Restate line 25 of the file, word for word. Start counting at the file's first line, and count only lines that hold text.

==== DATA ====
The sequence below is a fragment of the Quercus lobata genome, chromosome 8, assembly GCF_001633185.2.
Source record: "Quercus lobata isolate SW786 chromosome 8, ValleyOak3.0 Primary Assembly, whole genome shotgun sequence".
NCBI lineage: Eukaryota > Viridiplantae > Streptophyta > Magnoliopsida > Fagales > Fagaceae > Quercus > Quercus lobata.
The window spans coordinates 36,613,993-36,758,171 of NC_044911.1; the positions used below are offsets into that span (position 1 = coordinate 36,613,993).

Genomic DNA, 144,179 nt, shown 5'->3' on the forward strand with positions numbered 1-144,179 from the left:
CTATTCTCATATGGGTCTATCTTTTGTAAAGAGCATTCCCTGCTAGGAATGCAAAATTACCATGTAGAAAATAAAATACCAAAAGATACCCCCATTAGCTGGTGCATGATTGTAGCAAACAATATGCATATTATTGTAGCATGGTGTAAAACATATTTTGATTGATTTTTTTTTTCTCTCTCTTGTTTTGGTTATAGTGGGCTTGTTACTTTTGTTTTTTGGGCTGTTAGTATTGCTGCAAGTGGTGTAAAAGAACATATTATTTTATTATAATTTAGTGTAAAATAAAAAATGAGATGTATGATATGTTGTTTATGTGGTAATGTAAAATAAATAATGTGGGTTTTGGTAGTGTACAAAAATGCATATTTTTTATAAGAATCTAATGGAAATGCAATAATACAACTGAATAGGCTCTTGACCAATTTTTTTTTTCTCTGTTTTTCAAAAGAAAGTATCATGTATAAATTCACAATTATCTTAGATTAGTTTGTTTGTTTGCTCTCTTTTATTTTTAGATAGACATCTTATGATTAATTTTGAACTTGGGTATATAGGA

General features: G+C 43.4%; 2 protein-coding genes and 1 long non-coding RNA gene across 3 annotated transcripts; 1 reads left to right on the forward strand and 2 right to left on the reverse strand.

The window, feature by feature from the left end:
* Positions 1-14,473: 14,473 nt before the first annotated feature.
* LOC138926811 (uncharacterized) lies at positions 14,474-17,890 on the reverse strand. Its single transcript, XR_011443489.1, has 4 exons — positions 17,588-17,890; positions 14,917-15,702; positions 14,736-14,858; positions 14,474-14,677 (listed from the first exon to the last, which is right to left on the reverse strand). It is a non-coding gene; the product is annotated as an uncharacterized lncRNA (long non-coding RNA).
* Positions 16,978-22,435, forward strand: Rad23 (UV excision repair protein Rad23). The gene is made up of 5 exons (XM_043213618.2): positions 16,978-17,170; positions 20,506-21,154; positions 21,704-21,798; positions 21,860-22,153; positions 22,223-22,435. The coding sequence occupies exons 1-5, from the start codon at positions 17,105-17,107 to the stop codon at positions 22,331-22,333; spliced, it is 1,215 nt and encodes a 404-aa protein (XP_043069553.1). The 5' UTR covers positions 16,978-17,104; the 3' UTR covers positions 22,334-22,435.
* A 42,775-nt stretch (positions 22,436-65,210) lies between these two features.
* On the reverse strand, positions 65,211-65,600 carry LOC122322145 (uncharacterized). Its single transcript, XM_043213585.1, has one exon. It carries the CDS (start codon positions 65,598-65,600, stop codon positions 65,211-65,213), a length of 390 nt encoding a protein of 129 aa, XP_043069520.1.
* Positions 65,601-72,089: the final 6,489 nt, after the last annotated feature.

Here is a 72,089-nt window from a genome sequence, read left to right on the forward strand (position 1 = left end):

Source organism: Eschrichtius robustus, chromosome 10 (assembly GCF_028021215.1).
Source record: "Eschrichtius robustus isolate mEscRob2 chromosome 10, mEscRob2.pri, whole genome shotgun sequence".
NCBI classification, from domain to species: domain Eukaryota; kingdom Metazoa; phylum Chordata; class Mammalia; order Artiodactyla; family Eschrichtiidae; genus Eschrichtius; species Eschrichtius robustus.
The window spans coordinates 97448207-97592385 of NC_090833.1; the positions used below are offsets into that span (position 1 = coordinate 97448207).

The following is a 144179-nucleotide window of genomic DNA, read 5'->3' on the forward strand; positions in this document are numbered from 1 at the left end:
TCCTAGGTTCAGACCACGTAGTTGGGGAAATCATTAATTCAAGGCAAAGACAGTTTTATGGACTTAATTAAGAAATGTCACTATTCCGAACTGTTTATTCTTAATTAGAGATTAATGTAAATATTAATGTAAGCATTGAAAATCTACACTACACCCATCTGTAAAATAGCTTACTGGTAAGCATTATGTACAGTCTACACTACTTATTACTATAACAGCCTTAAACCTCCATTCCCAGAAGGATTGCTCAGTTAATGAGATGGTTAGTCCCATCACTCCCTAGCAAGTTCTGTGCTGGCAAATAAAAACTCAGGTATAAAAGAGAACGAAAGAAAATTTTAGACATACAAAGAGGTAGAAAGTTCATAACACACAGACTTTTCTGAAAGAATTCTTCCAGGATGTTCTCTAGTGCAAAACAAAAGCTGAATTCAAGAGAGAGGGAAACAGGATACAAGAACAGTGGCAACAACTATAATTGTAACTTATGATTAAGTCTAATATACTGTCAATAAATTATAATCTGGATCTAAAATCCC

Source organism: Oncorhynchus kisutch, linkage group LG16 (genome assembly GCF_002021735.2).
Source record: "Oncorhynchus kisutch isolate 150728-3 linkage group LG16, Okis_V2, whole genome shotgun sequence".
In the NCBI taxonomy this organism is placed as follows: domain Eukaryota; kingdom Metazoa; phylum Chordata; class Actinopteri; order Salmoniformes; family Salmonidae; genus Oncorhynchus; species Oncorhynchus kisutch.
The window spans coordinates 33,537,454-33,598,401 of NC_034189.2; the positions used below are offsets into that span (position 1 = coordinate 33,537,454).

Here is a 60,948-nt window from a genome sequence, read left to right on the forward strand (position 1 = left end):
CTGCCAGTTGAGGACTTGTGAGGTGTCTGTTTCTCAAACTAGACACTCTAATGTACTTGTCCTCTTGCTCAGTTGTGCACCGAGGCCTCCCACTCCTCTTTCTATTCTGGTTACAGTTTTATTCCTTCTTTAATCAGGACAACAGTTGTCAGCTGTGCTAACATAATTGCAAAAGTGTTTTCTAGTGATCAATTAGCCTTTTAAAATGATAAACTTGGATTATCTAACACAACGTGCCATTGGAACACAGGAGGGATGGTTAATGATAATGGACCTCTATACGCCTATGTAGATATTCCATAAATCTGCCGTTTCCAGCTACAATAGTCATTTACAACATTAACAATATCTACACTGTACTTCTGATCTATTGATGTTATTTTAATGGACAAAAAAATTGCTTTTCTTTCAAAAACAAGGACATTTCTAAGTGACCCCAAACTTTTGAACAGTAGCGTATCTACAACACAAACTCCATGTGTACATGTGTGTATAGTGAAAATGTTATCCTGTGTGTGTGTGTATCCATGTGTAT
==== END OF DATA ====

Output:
The window spans coordinates 33,537,454-33,598,401 of NC_034189.2; the positions used below are offsets into that span (position 1 = coordinate 33,537,454).